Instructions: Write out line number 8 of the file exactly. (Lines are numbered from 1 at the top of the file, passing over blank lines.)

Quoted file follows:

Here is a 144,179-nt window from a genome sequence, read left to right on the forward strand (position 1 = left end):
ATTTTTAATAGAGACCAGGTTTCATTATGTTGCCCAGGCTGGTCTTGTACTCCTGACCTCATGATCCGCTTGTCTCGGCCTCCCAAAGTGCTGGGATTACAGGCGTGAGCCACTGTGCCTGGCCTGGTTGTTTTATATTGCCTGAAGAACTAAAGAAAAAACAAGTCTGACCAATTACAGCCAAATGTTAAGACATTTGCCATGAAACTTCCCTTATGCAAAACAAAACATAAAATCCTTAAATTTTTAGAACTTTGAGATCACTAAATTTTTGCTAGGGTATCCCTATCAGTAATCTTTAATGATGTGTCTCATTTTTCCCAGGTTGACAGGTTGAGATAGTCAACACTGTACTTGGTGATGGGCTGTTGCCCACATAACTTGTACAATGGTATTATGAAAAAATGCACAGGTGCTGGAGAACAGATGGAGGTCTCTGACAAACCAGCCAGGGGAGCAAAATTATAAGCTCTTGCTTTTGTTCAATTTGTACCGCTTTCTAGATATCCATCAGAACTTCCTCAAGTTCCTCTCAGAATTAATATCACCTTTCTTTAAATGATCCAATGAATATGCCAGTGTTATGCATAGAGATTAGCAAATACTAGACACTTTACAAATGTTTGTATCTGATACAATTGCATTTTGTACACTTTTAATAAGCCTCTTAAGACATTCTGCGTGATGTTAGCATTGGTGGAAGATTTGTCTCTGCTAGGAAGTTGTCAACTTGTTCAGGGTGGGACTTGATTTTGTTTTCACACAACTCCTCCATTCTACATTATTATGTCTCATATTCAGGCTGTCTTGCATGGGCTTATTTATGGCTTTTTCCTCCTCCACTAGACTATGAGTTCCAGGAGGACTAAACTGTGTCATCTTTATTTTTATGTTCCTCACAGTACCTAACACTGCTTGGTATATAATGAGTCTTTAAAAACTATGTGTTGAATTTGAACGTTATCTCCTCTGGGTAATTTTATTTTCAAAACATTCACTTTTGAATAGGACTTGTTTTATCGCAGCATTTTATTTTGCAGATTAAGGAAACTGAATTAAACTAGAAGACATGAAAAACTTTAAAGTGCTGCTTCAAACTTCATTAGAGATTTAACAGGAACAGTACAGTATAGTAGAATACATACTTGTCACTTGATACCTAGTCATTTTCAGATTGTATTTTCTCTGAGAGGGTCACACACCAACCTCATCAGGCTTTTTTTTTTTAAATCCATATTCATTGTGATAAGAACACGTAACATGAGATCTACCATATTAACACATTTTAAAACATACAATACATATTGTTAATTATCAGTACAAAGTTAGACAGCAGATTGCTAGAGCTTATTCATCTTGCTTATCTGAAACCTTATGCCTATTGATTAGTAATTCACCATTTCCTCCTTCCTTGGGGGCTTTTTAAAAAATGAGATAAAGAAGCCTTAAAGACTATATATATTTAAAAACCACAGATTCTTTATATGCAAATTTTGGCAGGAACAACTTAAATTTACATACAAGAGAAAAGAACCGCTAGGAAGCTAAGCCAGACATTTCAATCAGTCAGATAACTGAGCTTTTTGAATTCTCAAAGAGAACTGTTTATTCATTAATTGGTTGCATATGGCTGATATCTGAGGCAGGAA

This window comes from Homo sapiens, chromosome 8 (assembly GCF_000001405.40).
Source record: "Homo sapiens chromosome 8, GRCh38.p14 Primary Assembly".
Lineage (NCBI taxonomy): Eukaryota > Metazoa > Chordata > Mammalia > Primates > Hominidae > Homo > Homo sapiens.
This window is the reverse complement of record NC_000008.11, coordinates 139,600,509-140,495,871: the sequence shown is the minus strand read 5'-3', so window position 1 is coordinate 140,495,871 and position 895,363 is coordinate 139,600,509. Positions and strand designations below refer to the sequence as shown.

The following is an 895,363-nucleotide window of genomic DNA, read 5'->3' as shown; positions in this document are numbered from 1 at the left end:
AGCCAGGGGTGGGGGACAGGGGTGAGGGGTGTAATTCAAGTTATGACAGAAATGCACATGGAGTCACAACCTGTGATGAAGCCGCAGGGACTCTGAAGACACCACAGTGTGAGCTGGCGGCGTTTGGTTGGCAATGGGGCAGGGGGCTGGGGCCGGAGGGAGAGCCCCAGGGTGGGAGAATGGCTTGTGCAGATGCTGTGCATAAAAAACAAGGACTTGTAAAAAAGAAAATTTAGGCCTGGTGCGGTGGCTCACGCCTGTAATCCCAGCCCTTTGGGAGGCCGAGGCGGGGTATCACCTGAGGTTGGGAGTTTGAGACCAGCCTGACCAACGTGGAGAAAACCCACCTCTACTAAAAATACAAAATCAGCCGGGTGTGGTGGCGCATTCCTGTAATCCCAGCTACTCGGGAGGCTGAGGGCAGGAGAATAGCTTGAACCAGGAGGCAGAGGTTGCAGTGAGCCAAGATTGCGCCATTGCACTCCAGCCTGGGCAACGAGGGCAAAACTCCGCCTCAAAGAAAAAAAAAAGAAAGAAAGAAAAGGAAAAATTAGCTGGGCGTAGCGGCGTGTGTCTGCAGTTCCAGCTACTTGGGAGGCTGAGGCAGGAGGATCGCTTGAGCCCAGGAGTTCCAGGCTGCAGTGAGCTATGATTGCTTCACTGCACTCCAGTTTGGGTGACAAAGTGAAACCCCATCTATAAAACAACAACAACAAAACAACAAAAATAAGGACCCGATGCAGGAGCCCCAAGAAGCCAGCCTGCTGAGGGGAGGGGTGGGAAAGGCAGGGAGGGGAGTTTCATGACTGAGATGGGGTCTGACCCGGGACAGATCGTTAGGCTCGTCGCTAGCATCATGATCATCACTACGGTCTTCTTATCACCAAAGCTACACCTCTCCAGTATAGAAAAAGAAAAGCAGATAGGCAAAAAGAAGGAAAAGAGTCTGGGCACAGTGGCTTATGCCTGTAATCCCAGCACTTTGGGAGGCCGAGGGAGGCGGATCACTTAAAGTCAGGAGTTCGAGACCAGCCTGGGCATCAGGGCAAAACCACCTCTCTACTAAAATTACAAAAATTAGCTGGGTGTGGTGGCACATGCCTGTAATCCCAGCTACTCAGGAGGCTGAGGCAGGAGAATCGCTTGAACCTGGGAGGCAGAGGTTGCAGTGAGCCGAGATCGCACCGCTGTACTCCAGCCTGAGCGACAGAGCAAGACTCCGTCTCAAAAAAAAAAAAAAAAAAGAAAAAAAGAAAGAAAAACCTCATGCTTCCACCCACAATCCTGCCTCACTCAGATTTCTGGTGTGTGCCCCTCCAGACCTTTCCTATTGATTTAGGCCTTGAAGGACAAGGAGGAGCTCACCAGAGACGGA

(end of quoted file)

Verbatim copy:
AGCCAGGGGTGGGGGACAGGGGTGAGGGGTGTAATTCAAGTTATGACAGAAATGCACATGGAGTCACAACCTGTGATGAAGCCGCAGGGACTCTGAAGACACCACAGTGTGAGCTGGCGGCGTTTGGTTGGCAATGGGGCAGGGGGCTGGGGCCGGAGGGAGAGCCCCAGGGTGGGAGAATGGCTTGTGCAGATGCTGTGCATAAAAAACAAGGACTTGTAAAAAAGAAAATTTAGGCCTGGTGCGGTGGCTCACGCCTGTAATCCCAGCCCTTTGGGAGGCCGAGGCGGGGTATCACCTGAGGTTGGGAGTTTGAGACCAGCCTGACCAACGTGGAGAAAACCCACCTCTACTAAAAATACAAAATCAGCCGGGTGTGGTGGCGCATTCCTGTAATCCCAGCTACTCGGGAGGCTGAGGGCAGGAGAATAGCTTGAACCAGGAGGCAGAGGTTGCAGTGAGCCAAGATTGCGCCATTGCACTCCAGCCTGGGCAACGAGGGCAAAACTCCGCCTCAAAGAAAAAAAAAAGAAAGAAAGAAAAGGAAAAATTAGCTGGGCGTAGCGGCGTGTGTCTGCAGTTCCAGCTACTTGGGAGGCTGAGGCAGGAGGATCGCTTGAGCCCAGGAGTTCCAGGCTGCAGTGAGCTATGATTGCTTCACTGCACTCCAGTTTGGGTGACAAAGTGAAACCCCATCTATAAAACAACAACAACAAAACAACAAAAATAAGGACCCGATGCAGGAGCCCCAAGAAGCCAGCCTGCTGAGGGGAGGGGTGGGAAAGGCAGGGAGGGGAGTTTCATGACTGAGATGGGGTCTGACCCGGGACAGATCGTTAGGCTCGTCGCTAGCATCATGATCATCACTACGGTCTTCTTATCACCAAAGCTACACCTCTCCAGTATAGAAAAAGAAAAGCAGATAGGCAAAAAGAAGGAAAAGAGTCTGGGCACAGTGGCTTATGCCTGTAATCCCAGCACTTTGGGAGGCCGAGGGAGGCGGATCACTTAAAGTCAGGAGTTCGAGACCAGCCTGGGCATCAGGGCAAAACCACCTCTCTACTAAAATTACAAAAATTAGCTGGGTGTGGTGGCACATGCCTGTAATCCCAGCTACTCAGGAGGCTGAGGCAGGAGAATCGCTTGAACCTGGGAGGCAGAGGTTGCAGTGAGCCGAGATCGCACCGCTGTACTCCAGCCTGAGCGACAGAGCAAGACTCCGTCTCAAAAAAAAAAAAAAAAAAGAAAAAAAGAAAGAAAAACCTCATGCTTCCACCCACAATCCTGCCTCACTCAGATTTCTGGTGTGTGCCCCTCCAGACCTTTCCTATTGATTTAGGCCTTGAAGGACAAGGAGGAGCTCACCAGAGACGGA